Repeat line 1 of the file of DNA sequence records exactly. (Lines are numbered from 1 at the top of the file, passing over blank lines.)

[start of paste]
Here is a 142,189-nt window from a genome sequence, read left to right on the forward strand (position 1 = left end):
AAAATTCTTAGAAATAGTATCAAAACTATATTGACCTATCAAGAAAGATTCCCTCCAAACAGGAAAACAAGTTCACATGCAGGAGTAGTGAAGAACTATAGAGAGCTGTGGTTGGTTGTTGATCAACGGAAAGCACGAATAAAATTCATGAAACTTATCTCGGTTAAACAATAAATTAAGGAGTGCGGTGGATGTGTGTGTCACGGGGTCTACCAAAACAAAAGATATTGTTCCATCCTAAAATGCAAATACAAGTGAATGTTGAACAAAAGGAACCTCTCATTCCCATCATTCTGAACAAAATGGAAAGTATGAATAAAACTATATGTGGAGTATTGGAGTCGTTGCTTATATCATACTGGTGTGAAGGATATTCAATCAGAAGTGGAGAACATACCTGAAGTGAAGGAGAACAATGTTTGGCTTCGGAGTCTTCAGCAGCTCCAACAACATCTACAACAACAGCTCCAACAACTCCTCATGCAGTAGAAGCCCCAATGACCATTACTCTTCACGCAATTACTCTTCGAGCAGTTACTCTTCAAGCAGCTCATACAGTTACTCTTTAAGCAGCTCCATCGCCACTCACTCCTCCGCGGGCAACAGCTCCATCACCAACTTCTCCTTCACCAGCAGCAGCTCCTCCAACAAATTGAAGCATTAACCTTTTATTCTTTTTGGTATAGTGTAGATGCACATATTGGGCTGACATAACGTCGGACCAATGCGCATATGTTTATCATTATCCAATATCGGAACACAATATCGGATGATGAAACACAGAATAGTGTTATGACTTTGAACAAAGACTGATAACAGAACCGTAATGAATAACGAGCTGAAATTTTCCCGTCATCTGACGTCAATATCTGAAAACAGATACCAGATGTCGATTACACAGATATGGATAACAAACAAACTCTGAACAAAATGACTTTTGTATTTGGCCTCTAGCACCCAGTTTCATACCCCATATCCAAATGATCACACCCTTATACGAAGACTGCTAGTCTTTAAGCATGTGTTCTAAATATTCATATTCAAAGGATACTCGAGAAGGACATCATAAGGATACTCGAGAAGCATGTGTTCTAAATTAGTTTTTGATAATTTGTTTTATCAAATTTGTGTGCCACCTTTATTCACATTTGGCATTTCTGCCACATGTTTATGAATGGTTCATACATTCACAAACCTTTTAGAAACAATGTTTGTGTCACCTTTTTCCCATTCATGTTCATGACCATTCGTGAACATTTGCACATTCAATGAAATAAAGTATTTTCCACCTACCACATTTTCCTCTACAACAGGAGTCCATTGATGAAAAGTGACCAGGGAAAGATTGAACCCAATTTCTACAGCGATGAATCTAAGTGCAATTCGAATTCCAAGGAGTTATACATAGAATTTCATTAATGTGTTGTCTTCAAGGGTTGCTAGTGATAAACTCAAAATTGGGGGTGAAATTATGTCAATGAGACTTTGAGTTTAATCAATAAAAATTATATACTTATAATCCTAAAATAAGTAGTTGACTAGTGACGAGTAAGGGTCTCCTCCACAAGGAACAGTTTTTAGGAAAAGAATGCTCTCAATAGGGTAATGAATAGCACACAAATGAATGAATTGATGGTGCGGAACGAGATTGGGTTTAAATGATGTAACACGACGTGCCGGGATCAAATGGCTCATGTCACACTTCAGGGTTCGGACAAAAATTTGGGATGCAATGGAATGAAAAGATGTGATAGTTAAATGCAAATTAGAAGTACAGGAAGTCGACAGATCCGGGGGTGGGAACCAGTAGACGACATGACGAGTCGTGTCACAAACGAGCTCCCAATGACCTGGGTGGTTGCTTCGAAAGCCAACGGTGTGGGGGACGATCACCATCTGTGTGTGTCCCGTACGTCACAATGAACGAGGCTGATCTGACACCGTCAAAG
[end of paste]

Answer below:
Here is a 142,189-nt window from a genome sequence, read left to right on the forward strand (position 1 = left end):